Shankar Guha Niyogi had begun organising the workers of the various factories in and around Bhilai that had been set up to utilise the steel being produced by the steel plant for downstream manufacturing from 1990. There was gross violation of labour laws in these units and so the workers were working on pittances without the mandatory welfare provisions like permanency of tenure, house rent allowance and pension benefits. The struggle had picked up in strength and there were widespread strikes in most units in the area demanding the implementation of labour laws. The mobilisation spread like wild fire and workers of almost all the units that employed labourers on an ad hoc basis were unionised. This was when the owners of these units decided to gang up and they hired a professional assassin from Uttar Pradesh, Paltan Mallah, to kill Niyogi. This man shot Niyogi dead in sleep at night in his residence at Durg on 28th September 1991. The immediate response of the BJP government was a negative one in that it did not even acquiesce in the legitimate demand that the police register the names of those being accused by the CMM in the FIR. However, there was a countrywide furore over this and under pressure from the central government it had to order an investigation by the Central Bureau of Investigation.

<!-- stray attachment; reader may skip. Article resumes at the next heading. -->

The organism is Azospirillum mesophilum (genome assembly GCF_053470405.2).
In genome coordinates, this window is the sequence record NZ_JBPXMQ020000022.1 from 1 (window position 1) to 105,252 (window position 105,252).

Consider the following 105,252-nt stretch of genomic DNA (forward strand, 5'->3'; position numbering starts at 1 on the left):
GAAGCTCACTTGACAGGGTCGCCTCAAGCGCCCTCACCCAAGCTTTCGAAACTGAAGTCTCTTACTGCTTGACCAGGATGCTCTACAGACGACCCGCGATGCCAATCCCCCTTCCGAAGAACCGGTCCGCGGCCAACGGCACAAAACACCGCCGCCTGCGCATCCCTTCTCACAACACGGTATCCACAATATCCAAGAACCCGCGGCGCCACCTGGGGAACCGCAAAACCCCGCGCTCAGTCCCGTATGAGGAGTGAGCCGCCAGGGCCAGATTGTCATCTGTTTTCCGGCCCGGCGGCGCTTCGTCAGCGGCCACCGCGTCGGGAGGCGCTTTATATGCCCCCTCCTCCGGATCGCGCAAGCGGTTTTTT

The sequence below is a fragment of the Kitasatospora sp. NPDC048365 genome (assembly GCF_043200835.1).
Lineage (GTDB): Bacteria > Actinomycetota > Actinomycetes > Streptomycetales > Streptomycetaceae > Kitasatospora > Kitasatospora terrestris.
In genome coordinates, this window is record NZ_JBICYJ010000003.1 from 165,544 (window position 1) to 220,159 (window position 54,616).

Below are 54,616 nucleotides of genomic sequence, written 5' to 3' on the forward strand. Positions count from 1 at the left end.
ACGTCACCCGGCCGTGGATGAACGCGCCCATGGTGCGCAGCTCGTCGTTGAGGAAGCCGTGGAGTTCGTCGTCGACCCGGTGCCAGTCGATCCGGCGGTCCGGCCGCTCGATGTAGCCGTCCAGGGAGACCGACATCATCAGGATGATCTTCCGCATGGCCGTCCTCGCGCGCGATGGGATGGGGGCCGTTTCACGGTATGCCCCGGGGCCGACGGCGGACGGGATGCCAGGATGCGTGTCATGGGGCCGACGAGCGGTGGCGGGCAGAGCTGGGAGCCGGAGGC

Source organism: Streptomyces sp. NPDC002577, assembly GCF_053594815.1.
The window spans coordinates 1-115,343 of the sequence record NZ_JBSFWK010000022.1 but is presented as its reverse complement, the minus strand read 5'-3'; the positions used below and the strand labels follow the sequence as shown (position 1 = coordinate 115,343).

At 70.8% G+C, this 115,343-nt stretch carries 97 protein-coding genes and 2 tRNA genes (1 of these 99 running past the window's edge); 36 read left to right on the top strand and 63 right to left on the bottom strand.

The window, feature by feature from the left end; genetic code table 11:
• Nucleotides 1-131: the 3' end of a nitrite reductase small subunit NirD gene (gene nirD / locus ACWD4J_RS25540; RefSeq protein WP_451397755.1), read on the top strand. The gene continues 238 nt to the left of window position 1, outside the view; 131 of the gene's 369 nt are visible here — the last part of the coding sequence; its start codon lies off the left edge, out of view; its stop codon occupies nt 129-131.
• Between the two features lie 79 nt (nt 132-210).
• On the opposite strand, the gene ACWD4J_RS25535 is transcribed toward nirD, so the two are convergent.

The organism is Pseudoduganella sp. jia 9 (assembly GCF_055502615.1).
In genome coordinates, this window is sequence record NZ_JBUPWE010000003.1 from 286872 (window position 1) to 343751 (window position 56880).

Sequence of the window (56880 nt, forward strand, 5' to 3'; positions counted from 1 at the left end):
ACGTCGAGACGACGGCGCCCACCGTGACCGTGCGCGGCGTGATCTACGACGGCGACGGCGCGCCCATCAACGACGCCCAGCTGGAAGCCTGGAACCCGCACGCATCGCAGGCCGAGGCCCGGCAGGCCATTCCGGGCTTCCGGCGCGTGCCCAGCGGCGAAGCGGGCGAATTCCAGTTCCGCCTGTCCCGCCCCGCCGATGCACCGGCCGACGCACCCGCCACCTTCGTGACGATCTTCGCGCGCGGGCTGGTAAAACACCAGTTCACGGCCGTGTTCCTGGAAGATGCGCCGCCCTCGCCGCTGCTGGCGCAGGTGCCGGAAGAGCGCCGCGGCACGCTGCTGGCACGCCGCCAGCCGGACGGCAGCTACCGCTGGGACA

Meanwhile the agitation of the CMM continued for the implementation of labour laws in the units in and around Bhilai. The government under pressure from the factory owners was not prepared to implement the demands of the workers that they be made permanent and given proper benefits. Finally the CMM workers sat in dharna near the Powerhouse railway station in Bhilai. This movement for regularisation of workers in Bhilai was taking place at a juncture when a whole new era of globalisation characterised by off-shoring of manufacturing to low labour cost locations was just taking off worldwide. The new watchword for global capital at that time and ever since has been that of  "labour market flexibility" involving the right of the employers to hire and fire labourers at will, pay them subsistence wages and not provide any accompanying benefits that the regularisation of employees entails under labour legislation. These labour laws had been put in place as a result of more than a century of trade union struggles and a clear realisation by the capitalist states in the wake of the Great Depression of the nineteen twenties that unrestricted capitalism without welfare measures for the labouring class would lead to demand collapsing and leading to markets being flooded with goods that no one could buy leading to the collapse of the economy altogether.